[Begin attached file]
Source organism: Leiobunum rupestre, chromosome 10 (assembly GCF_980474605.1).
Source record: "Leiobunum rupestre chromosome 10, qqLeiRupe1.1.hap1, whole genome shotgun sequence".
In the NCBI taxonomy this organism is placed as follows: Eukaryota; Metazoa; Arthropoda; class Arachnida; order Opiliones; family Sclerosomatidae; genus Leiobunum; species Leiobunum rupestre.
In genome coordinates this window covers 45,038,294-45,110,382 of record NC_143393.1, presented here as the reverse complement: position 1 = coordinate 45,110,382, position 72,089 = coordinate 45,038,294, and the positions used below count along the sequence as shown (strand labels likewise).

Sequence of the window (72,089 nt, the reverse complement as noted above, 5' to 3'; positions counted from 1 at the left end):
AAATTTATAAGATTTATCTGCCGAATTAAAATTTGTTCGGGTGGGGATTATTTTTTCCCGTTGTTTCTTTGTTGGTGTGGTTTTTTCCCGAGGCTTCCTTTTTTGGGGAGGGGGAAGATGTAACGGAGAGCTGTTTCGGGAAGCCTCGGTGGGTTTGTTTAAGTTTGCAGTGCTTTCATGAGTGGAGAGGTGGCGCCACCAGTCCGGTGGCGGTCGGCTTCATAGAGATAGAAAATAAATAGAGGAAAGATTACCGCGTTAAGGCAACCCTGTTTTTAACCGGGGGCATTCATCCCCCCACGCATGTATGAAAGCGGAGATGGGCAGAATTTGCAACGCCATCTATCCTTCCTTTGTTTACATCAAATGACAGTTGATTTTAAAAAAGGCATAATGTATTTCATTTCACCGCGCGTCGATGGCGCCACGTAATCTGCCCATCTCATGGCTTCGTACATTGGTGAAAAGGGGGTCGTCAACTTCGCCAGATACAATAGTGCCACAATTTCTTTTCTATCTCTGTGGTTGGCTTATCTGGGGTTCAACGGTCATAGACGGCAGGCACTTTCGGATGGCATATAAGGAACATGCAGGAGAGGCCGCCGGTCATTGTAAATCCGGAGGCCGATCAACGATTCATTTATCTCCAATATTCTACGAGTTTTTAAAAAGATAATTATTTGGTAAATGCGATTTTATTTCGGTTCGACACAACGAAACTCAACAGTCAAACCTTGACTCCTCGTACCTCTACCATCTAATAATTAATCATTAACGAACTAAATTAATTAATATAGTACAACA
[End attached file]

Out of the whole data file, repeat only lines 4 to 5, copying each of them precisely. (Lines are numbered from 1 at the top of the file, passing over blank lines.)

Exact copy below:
In genome coordinates this window covers 45,038,294-45,110,382 of record NC_143393.1, presented here as the reverse complement: position 1 = coordinate 45,110,382, position 72,089 = coordinate 45,038,294, and the positions used below count along the sequence as shown (strand labels likewise).

Sequence of the window (72,089 nt, the reverse complement as noted above, 5' to 3'; positions counted from 1 at the left end):